The proposed legislation (Assem. Bill No. 2243 (1993-1994 Reg. Sess.) § 2) was amended after its introduction to provide for the investigation of claims of lost or stolen warrants before replacement warrants were issued. (Sen. Amend. to Assem. Bill No. 2243 (1993-1994 Reg. Sess.) July 7, 1993.) However, the Senate removed that provision before sending the bill back to the Assembly. (Sen. Amend. to Assem. Bill No. 2243 (1993-1994 Reg. Sess.) Aug. 16, 1993; see also Sen. Rules Com., 3d reading analysis of Assem. Bill No. 2243 (1993-1994 Reg. Sess.); Sen. Rules Com., Analysis of Assem. Bill No. 2243 (1993-1994 Reg. Sess.) as amended Aug. 16, 1993.) fn. 3 [2c] As we have seen, section 29853.5 as enacted contains nothing corresponding to the deleted provision. Therefore we conclude that the Legislature intended no such provision to be judicially grafted onto the statute. (California Mfrs. Assn. v. Public Utilities Com., supra, 24 Cal.3d at pp. 845-846; Central Delta Water Agency v. State Water Resources Control Bd., supra, 17 Cal.App.4th at p. 634; Rich v. State Board of Optometry, supra, "235 Cal.App.2d at p. 607.)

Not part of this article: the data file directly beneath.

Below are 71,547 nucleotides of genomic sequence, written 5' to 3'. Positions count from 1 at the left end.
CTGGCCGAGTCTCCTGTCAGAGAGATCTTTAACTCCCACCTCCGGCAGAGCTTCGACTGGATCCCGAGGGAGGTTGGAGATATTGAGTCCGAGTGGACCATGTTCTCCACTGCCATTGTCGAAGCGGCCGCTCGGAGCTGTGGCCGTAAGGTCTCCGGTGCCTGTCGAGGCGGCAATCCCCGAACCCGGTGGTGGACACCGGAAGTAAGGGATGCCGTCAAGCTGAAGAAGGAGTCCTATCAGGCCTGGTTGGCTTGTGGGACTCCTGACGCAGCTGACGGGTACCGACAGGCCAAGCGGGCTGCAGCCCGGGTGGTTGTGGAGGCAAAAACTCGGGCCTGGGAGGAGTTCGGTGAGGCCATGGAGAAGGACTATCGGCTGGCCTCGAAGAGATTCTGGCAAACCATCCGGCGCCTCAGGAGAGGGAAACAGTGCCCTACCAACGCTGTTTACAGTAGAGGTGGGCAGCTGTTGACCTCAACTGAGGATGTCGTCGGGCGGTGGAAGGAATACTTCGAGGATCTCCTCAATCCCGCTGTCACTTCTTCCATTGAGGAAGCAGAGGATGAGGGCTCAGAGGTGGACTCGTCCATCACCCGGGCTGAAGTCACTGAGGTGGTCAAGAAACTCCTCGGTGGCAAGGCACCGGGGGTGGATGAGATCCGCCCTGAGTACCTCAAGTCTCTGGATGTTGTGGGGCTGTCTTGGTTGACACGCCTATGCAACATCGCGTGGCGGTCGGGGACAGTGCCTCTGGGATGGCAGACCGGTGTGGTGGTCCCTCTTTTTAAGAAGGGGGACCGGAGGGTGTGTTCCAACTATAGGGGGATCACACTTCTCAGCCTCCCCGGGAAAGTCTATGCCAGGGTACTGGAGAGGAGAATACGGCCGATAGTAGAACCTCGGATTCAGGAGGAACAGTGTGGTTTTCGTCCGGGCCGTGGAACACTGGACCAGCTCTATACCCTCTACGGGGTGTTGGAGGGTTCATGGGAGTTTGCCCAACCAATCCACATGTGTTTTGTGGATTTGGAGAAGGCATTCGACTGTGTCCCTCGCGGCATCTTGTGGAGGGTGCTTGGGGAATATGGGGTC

Finally, requiring counties to carry out their ministerial duty under section 29853.5, even though this might occasionally cause replacement warrants to issue based on mistaken or fraudulent affidavits, does not give rise to an absurd result unintended by the Legislature. (See California School Employees Assn. v. Governing Board (1994) 8 Cal. 4th 333, 341 [33 Cal. Rptr. 2d 109, 878 P.2d 1321] [courts must construe statutes so as to avoid absurd consequences].) It does not do so for two reasons: the public policy underlying the statute is to ensure that the needs of public assistance recipients are met without interruption, and DSS has ample remedies available in cases of mistake or fraud. [76 Cal. App. 4th 487]

The Legislature has declared the public policy rationale for section 29853.5 on the face of the statute: "When the affidavit has been signed by the legal owner or custodian of the warrant, the county shall issue a replacement warrant as soon as possible to ensure that the needs of the family continue to be met ...." (§ 29853.5, subd. (b), italics added.) To delay issuing a replacement warrant pending investigation, or to deny the warrant as a result of the investigation, would frustrate this express public policy.